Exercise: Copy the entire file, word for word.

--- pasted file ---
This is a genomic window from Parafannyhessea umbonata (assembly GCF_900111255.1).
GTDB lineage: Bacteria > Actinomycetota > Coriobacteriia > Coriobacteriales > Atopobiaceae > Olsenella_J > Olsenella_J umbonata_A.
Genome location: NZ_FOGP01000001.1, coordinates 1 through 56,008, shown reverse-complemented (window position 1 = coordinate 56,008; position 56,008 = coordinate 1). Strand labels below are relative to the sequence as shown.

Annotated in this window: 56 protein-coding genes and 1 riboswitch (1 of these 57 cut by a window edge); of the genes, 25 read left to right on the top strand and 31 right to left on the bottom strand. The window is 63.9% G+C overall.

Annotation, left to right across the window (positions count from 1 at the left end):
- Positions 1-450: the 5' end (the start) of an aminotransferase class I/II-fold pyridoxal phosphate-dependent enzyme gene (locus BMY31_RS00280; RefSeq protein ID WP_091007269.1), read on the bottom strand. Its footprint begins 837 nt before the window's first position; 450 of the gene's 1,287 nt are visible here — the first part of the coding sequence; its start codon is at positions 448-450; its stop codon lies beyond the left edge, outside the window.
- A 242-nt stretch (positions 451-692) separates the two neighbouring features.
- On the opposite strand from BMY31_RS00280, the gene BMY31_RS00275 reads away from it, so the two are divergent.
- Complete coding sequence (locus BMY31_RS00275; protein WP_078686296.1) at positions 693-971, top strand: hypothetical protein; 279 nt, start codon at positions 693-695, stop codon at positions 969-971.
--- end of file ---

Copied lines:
This is a genomic window from Parafannyhessea umbonata (assembly GCF_900111255.1).
GTDB lineage: Bacteria > Actinomycetota > Coriobacteriia > Coriobacteriales > Atopobiaceae > Olsenella_J > Olsenella_J umbonata_A.
Genome location: NZ_FOGP01000001.1, coordinates 1 through 56,008, shown reverse-complemented (window position 1 = coordinate 56,008; position 56,008 = coordinate 1). Strand labels below are relative to the sequence as shown.

Annotated in this window: 56 protein-coding genes and 1 riboswitch (1 of these 57 cut by a window edge); of the genes, 25 read left to right on the top strand and 31 right to left on the bottom strand. The window is 63.9% G+C overall.

Annotation, left to right across the window (positions count from 1 at the left end):
- Positions 1-450: the 5' end (the start) of an aminotransferase class I/II-fold pyridoxal phosphate-dependent enzyme gene (locus BMY31_RS00280; RefSeq protein ID WP_091007269.1), read on the bottom strand. Its footprint begins 837 nt before the window's first position; 450 of the gene's 1,287 nt are visible here — the first part of the coding sequence; its start codon is at positions 448-450; its stop codon lies beyond the left edge, outside the window.
- A 242-nt stretch (positions 451-692) separates the two neighbouring features.
- On the opposite strand from BMY31_RS00280, the gene BMY31_RS00275 reads away from it, so the two are divergent.
- Complete coding sequence (locus BMY31_RS00275; protein WP_078686296.1) at positions 693-971, top strand: hypothetical protein; 279 nt, start codon at positions 693-695, stop codon at positions 969-971.